We live in a world where schedules conflict, where some auditions and appointments are tightly scheduled back to back, and though you may have plenty of time in your own schedule, the people who you are meeting, interviewing, or auditioning for may have little wiggle room to fit you in. Occasional lateness is undesirable but understandable—we all have been late some time in our lives, perhaps because of some last-minute snafu or bad traffic—and it is usually easily forgiven and forgotten by all involved. Chronic lateness, however, undermines your professionalism.
Here are a few strategies for being on time:
1. Leave 30 minutes early for every appointment, or add 15–30 minutes to your expected travel time. This means that if you ordinarily would leave home 15 minutes before your appointment, leave 30–45 minutes early. This will most likely get you there early; you can use the time to prepare yourself. If you run into delays on your route, hopefully the extra travel time will be sufficient to keep you on time.
2. Organize your life so you are not scrambling for misplaced items moments before leaving for the day. Keep a datebook calendar handy, and write down your daily schedule (of course, you have to actually look at it for this to be useful). There are smartphone apps for this.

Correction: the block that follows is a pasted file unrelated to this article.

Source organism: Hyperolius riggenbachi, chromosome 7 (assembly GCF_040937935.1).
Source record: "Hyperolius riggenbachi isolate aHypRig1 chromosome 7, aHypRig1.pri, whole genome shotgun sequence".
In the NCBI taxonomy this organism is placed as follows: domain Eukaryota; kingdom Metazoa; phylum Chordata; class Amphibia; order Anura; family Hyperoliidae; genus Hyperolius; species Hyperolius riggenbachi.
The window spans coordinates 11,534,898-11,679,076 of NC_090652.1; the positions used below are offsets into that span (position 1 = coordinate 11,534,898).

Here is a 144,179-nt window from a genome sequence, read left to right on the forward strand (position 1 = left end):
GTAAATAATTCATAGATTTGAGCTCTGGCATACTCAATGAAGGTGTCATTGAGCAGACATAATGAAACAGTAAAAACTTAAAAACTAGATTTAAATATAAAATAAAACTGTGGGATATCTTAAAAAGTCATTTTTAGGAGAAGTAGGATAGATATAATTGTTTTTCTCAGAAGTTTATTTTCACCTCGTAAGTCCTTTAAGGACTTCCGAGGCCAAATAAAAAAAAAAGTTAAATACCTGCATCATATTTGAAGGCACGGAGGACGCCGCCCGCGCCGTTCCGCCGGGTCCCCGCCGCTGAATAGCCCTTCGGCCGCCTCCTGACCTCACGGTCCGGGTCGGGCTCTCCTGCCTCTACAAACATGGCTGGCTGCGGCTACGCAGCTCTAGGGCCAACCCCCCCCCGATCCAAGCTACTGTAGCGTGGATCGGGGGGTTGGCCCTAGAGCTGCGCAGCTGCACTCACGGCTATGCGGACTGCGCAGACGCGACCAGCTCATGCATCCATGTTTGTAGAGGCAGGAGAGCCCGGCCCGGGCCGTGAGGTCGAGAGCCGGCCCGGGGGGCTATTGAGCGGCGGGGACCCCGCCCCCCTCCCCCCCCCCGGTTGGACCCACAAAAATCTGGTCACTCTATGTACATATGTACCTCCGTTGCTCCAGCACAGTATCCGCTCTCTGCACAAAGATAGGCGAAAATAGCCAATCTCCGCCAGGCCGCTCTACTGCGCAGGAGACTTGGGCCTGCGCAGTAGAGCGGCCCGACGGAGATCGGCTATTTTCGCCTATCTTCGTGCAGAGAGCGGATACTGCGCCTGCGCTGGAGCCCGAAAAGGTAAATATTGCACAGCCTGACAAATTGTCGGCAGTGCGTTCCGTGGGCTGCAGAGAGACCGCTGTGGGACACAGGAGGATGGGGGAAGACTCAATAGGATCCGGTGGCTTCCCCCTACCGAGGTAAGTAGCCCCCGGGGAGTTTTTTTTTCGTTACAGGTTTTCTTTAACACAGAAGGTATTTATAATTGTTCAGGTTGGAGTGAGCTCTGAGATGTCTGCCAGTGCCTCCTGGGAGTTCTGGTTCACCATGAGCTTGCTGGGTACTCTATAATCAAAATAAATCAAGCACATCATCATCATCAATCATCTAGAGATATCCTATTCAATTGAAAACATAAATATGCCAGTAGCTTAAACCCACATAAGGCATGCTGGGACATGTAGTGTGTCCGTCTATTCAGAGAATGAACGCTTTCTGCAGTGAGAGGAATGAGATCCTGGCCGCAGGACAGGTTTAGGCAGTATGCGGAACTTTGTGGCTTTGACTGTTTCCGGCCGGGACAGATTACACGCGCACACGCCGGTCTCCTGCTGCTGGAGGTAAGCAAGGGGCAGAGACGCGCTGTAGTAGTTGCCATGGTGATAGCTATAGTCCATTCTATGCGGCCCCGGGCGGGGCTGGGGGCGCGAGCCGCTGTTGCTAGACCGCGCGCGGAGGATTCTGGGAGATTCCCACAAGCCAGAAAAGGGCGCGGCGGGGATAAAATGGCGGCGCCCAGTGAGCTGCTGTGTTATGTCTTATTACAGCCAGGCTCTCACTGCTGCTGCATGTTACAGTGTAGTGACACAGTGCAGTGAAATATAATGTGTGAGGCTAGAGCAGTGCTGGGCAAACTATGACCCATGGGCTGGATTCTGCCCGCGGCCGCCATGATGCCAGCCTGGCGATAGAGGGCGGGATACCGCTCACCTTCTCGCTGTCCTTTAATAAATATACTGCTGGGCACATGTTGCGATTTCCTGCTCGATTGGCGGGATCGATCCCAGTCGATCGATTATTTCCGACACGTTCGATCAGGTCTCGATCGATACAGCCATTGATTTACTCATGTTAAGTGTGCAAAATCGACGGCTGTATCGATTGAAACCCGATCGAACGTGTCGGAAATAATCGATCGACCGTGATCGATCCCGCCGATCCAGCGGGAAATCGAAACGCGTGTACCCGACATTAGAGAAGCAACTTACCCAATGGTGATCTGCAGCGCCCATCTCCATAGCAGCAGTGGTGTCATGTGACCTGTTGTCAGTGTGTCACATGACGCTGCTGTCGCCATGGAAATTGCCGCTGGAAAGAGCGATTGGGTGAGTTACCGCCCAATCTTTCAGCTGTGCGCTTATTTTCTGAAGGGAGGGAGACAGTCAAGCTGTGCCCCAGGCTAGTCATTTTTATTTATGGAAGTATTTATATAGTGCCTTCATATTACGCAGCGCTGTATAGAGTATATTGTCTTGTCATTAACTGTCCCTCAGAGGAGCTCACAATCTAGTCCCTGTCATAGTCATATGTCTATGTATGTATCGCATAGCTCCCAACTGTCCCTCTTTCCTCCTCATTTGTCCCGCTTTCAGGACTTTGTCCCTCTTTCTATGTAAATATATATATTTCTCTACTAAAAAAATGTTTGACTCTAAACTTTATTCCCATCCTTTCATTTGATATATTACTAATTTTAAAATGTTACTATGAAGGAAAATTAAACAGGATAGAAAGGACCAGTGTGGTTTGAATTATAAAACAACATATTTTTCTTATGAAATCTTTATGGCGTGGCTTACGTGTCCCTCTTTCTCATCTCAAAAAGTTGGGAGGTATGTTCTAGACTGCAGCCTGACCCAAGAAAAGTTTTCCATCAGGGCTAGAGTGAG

3. It may be helpful to have an “audition survival bag” that you keep packed and ready to go. This could be a knapsack, purse, or briefcase. Here is a list of suggested items to keep in your bag: headshots and résumés, business cards, sheet music, a MetroCard, paper and a pen, makeup, a hairbrush, bottled water, breath mints, and an energy bar, and hide $10 or $20 inside just in case. This way you only have to remember your keys, cell phone, audition material, and any other audition/business needs, grab your audition bag, and out the door you go.
I hope these strategies help keep you on time and prepared for your appointments. If you still end up being late, by all means, acknowledge it and apologize for keeping them waiting. Break a leg!
Robert Curtiss, a former psychotherapist, works at Essay Management with personal manager John Essay, whom he helped to create TheActorsGuideToEverything.com.